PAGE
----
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Pro-government Hungarian magazine publishes 'Soros mercenary army' article

Orban has been defiant in the face of EU criticism
ATTILA KISBENEDEK (AFP)
Attacking George Soros has become a bit of a cause célèbre among supporters of Prime Minister Viktor Orban

Furthering a campaign against the billionaire philanthropist George Soros, a pro-government periodical Figyelo published a list of people whom the magazine refers to as “mercenaries” for Soros, claiming that they were paid in order to topple the government.

The allegation published by Figyelo included the name of 200 people whom the magazine claims were part of a vast conspiracy to undermine the government. The list included the names of members of human rights organizations, journalists, university faculty and officials, several of whom are deceased.

All this comes after Orban, last month, declared that he was in possession of approximately 2,000 names that he claimed was part of the “Soros mercenary army.”

Attacking George Soros has become a bit of a cause célèbre among supporters of Prime Minister Viktor Orban and his far-right Fidesz party, because of Soros’ pro-immigration stance and support for various liberal causes.

Orban, who won his fourth consecutive election on Sunday, ran a campaign that featured strong anti-immigration themes and populist appeals to the conservative, Christian population of Hungary. This included criticizing the migration of Muslim into Hungary and attacking forces that Orban believed were trying to push a pro-immigration agenda, including Soros.

Soros, through his Open Society Foundations initiative, has pushed for pro-immigration policies and has attracted the ire of Orban. While Soros and Orban where once close, with Soros funding Orban’s education, they parted ways as Orban drifted rightwards politically.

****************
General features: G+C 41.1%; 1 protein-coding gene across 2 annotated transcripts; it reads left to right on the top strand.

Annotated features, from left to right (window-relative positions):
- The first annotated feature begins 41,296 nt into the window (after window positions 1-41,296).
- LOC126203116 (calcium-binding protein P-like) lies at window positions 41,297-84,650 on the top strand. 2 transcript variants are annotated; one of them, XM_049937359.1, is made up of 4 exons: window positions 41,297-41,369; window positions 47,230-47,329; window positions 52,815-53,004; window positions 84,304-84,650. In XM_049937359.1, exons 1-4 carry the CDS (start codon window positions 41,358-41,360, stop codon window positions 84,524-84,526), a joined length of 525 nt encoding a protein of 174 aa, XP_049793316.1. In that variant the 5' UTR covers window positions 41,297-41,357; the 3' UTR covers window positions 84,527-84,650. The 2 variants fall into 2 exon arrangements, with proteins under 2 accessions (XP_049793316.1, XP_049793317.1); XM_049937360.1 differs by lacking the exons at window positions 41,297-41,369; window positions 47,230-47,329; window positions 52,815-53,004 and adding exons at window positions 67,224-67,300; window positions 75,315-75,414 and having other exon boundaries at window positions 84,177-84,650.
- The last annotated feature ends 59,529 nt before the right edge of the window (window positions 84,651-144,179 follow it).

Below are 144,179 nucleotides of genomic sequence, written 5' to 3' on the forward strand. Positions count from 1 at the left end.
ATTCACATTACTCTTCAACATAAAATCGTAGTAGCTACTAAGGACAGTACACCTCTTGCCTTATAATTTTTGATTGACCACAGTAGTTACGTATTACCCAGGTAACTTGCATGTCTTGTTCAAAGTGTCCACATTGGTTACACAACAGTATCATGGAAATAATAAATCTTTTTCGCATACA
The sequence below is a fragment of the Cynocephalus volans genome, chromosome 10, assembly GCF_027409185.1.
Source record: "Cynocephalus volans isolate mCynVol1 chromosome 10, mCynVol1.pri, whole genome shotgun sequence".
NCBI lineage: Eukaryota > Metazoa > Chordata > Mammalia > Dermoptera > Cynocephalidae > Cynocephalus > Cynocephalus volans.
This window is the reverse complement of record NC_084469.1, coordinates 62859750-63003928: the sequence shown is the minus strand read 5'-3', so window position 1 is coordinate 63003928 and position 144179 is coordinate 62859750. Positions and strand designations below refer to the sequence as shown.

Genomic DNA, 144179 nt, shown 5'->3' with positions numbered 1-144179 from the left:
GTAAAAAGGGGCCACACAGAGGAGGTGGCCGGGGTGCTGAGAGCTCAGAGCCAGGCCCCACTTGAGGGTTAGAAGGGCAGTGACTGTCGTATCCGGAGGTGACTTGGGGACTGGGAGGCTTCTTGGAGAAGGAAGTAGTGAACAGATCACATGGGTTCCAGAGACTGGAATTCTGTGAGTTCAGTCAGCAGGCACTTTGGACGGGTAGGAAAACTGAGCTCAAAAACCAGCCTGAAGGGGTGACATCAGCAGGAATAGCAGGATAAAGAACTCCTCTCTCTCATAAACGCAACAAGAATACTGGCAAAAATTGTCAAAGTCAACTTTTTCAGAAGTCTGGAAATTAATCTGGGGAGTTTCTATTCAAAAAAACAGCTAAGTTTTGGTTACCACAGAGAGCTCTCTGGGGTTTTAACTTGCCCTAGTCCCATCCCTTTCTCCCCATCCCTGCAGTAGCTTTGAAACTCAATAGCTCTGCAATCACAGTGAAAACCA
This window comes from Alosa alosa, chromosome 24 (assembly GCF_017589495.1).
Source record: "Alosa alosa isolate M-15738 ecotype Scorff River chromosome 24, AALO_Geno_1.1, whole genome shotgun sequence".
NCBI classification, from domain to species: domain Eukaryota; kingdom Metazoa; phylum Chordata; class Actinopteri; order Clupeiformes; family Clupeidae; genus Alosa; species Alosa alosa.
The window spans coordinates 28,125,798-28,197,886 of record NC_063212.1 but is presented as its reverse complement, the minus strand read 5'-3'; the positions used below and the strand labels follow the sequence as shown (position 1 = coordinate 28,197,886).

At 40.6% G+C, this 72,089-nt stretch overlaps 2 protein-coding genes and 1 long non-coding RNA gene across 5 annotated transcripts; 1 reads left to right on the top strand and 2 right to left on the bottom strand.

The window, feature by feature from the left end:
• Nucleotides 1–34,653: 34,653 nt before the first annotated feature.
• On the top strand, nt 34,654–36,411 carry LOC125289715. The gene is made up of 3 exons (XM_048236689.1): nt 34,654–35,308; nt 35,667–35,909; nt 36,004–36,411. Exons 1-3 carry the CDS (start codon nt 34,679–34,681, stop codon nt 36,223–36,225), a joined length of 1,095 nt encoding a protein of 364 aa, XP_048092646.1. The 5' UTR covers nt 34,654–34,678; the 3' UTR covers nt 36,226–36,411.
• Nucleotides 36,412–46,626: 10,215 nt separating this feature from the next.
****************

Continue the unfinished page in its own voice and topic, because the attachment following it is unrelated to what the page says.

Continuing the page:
The conflict became more contentious when a billboard financed by the Hungarian government, showed a picture of Soros laughing, with the caption,  “Let’s not leave Soros the last laugh.” This poster was roundly criticized by the Jewish community as utilizing anti-Semitic imagery.

This has been matched by Orban’s rhetoric in his campaign regarding the issue. “We are fighting an enemy that is different from us. Not open, but hiding; not straightforward but crafty; not honest but base; not national but international; does not believe in working but speculates with money; does not have its own homeland but feels it owns the whole world,” Orban was reported to have said at one rally.

Orban’s rhetoric has been lending itself to legislation, as now that Orban’s Fidesz party has a two-third majority, they will now be able to change constitutional amendments. Among one of the first measure that the party was planning to legislate was a  “Stop Soros” law, which targeted NGOs that support migration into Hungary.

Soros has remarked that the Hungarian government was attempting to slander him by pushing “distortions and lies.”

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